Every year, I eagerly await the announcement of the Baileys Women’s Prize for Fiction longlist (right back down to when it was the Orange Prize). It’s a list I have faith in, that I believe will deliver me a number of great reads. This year’s announcement date was at a perfect time for me – 8am. Stupidly, I forgot until morning break when my Twitter timeline was flooded with tweets about the longlist. Couple that with the near non-existent phone reception and it was super frustrating! When I finally saw the list, I was really disappointed to see that I’d only read one book on the list (Ali Smith’s How to be Both, which I didn’t finish as it wasn’t my thing). But then looking over my reading for 2014, it really wasn’t that surprising given that I’d read predominantly Australian writers with a heavy skew towards romance. (Aussie women writers are eligible for the prize, but must have their book published in the UK during the time period specified).
I think my shock at reading the longlist and not even being familiar with some of the titles has jolted me to re-evaluate what I’m reading. It also probably helped that I’m suffering from Romance Overload & Overread Toxicity (aka ROOT) from reading a ton of romance books in the lead up to ARRC 2015 and some other ventures. That’s not to say that I’ve abandoned the genre completely, I just need something else in my reading currently. So I decided to go on a Baileys prize hunt.
Half the fun I think of the longlist is the hunt. For me, this involves making a list of all the books and reading the blurbs. Then the books are divided into yes (must read), no (not my thing) and maybe (could be good). One of the things I was pleasantly surprised by was how many of the longlist made it onto my ‘yes’ pile (16). I already had one book (The Paying Guests by Sarah Waters, a Christmas present). Then came the book hunt. First stop, the bookshop. Armed with my list on my phone, I wandered the shelves. And wandered. And wondered if some books were shelved elsewhere. I could only find three books – Station Eleven by Emily St John Mandel, The Walk Home by Rachel Seiffert and A God in Every Stone by Kamila Shamsie. I was quite disappointed, as I thought there would be a lot more!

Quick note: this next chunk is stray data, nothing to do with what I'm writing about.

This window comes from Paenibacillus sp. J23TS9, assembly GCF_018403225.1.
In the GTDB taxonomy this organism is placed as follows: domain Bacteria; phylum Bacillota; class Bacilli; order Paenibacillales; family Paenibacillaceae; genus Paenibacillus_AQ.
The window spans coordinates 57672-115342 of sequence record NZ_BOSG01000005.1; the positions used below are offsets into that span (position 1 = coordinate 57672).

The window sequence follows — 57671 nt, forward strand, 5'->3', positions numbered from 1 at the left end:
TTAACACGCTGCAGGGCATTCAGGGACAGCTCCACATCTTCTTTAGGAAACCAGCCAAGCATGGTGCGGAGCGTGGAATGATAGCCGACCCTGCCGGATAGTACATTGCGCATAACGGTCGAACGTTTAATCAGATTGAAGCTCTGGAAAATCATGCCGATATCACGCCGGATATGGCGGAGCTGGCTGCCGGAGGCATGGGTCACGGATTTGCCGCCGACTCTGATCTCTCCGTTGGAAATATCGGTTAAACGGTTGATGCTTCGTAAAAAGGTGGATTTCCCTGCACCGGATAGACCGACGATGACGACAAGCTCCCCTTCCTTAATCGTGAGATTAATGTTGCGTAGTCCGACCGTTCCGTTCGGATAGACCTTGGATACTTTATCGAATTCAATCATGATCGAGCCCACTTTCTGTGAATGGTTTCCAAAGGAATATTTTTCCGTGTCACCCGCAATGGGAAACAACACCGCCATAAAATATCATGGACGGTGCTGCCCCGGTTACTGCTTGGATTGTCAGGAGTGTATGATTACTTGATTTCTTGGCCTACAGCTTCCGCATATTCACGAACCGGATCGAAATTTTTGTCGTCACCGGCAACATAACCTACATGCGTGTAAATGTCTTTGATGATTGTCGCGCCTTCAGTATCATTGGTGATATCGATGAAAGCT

So then it was back home to try other avenues. Fortunately, Audible had a section on Baileys Prize longlist audiobooks, so I took advantage of their ‘buy 2, save $10’ offer and bought two to listen to, Dear Thief by Samantha Harvey and A Spool of Blue Thread by Anne Tyler. I like to read my Baileys books in paper book format, so next stop was the library. Normally my library is not that good when it comes to ‘serious’ books but I was pleasantly surprised this year when I managed to get six longlist books to read! (Crooked Heart by Lissa Evans, I Am China by Xiaolu Guo, Elizabeth is Missing by Emma Healey, The Girl Who Was Saturday Night by Heather O’Neill, After Before by Jemma Wayne and The Life of a Banana by PP Wong). Will I be able to read them all by the shortlist date (13th April)? I sincerely doubt it (especially because my library books are due for return the week before). But the fun is in exploring books that are new and different in addition to hopefully finding some new favourite authors.
And the four books I really want to read, but can’t find? I’ll keep searching and looking. The books I’ve read so far (The Life of a Banana and partway through Crooked Heart) haven’t let me down yet. They’re funny, astonishing and heartbreaking. I think this year’s longlist will remind me of the wonderful diversity out there in fiction written by women.